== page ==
Groans. That’s how grammar lessons taught in the traditional way are usually greeted. And we can’t blame our kids for dreading grammar. It can be dry and tedious.
Skipping it isn’t a good option, however. Grammar is important because it comprises a significant part of college entrance exams. It also determines how our kids will be viewed by peers and potential employers.
Fortunately, there’s another way. Grammar can be fun! When it is, it helps make grammar lessons stick. Here are six easy steps for engaging grammar teaching.
#1 Make it Humorous
Students perceive they are learning more from instructors who are humorous. If you don’t think you’re particularly funny, don’t worry. There are great ways of introducing humor into your grammar teaching that don’t require stand-up skills.
My favorite way is to search for grammar fails online. Of course, you’ll want to review your finds before sharing them with your kids.
Be on the lookout for other humorous grammar examples. I just read from an instruction manual that was obviously not written by a native English speaker. It read: “Dont’s use the power button.”
#2 Make it Relevant
A research study found that depressed patients, who normally didn’t find anything funny, enjoyed psychiatric humor. Our kids will not only laugh at jokes they can relate to, but will enjoy grammar lessons that are about them. Instead of working with textbook sentences, have your students make up their own. They’re likely to be funny and a lot more enjoyable to analyze or edit.
#3 Make it Active
Grammar lessons don’t have to be limited to pencil and paper. They can involve movement and should, especially if you’re teaching younger boys. Grammar can be more fun if kids can move around while giving their answers orally.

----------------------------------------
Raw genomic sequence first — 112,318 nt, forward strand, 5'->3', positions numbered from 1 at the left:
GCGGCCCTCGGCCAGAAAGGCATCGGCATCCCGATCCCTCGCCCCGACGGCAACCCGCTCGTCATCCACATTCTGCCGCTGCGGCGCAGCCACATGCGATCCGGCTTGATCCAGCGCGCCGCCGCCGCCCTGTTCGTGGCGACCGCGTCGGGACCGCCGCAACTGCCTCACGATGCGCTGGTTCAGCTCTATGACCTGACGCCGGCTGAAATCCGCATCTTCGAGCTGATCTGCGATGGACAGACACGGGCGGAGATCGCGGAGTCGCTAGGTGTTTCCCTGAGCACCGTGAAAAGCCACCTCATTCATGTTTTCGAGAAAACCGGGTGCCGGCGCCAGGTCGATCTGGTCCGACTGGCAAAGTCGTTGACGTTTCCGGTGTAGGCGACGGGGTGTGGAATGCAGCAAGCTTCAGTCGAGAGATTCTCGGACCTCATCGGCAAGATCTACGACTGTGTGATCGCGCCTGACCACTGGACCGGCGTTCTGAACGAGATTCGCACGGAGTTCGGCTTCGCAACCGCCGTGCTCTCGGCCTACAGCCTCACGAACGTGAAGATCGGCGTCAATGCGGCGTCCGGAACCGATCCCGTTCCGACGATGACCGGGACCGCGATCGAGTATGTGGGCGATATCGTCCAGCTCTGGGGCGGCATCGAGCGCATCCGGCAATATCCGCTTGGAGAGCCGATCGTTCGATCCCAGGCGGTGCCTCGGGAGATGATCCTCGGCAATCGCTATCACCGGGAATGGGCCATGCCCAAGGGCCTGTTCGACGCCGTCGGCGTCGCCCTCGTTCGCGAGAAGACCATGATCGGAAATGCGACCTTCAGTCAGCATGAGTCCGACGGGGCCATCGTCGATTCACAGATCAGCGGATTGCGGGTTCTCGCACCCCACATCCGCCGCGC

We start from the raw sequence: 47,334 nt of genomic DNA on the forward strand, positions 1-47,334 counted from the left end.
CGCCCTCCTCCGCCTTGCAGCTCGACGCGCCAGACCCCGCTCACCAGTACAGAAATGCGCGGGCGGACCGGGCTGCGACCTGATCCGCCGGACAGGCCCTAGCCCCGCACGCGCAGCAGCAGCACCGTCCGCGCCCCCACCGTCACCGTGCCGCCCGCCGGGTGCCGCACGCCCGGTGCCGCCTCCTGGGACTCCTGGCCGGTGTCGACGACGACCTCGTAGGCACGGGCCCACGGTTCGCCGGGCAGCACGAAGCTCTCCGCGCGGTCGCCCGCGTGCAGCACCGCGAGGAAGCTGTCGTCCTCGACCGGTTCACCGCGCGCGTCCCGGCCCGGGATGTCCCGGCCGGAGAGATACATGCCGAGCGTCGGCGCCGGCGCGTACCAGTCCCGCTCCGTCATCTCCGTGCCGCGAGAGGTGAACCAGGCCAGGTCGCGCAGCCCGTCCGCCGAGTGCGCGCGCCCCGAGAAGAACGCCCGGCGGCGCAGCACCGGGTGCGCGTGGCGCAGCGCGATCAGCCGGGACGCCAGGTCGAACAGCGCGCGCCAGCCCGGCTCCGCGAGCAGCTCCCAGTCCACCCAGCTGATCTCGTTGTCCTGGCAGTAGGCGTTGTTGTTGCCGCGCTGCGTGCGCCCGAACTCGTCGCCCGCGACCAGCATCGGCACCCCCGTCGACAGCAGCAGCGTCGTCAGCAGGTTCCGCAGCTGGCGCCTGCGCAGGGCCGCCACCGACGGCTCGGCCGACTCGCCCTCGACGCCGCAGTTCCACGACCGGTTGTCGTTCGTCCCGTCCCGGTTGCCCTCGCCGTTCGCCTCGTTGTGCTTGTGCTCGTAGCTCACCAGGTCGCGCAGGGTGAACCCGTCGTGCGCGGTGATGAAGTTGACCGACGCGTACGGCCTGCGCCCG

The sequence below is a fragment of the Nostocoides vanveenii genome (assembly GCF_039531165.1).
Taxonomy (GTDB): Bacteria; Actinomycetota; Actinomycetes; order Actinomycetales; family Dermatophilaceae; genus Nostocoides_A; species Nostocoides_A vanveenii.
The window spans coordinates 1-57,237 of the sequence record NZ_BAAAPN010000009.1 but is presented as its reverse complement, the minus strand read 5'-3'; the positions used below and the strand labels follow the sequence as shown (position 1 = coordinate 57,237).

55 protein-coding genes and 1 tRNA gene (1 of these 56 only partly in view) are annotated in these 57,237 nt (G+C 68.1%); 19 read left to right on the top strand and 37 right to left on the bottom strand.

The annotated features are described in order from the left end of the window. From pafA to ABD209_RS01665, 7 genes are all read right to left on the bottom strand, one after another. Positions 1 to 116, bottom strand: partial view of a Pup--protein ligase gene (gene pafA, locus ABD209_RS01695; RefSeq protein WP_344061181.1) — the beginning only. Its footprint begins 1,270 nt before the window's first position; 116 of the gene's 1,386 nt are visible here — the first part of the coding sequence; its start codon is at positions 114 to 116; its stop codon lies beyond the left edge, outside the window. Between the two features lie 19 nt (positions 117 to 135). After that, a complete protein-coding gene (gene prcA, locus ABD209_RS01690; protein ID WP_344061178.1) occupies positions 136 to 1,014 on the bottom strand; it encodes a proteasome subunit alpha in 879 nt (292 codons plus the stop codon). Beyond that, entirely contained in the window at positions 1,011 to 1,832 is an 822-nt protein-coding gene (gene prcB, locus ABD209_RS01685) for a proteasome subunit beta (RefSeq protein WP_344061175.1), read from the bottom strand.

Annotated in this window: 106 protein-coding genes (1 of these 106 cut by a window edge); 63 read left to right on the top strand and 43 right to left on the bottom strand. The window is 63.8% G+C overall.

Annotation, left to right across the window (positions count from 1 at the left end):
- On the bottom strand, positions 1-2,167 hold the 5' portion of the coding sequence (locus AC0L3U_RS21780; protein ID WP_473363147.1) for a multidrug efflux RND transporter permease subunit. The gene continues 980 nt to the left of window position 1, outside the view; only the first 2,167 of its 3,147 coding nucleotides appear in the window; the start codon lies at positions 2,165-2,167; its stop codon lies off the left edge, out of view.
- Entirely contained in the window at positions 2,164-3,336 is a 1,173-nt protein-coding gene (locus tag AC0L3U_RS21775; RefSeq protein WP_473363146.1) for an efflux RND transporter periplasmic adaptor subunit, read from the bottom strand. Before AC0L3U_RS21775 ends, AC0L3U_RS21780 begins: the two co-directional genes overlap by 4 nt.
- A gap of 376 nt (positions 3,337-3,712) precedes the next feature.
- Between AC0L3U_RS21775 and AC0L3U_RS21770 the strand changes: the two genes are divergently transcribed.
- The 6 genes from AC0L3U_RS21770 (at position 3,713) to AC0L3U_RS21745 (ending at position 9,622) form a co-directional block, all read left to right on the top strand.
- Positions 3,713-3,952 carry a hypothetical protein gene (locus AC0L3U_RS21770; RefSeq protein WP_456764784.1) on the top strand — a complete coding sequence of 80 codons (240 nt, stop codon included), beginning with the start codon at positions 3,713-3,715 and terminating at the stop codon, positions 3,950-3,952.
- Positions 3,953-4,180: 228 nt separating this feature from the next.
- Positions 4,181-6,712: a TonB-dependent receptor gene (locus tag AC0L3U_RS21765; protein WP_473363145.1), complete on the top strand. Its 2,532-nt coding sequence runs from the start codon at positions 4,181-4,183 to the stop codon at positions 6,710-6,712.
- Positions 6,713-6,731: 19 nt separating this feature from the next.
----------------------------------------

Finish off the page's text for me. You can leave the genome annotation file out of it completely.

Give your students motions to use for punctuation, for example. Have them jump up and down when you read a sentence that should end in an exclamation point. Or send them on an adjective scavenger hunt.
#4 Make it Social
Grammar can be a lot more fun to learn with other students or family members. You can have your child play one of the many free grammar games I’ve listed with you or a sibling. Or you can let them entertain one other by making grammar humorous and relevant. My kids and their friends had fun with dry sentences by reading them with funny accents.
#5 Make it Short
Anything stops being fun when it goes on too long. Long lessons also make it less likely that your child will remember what’s being taught. Even though grammar is important, it isn’t as important as reading for pleasure.
#6 Make it Suspenseful
Even though I liked English when I was in school, I didn’t look forward to learning new concepts.
Suspense is what makes us eagerly await the next chapter of a book or the next episode of a favorite show. We can build the fun of anticipation into our grammar teaching by having students edit a continuing story line by line or by teaching grammar within the context of a continuing story.
Grammar Galaxy: The Easiest Way to Make Grammar Fun for Beginning Readers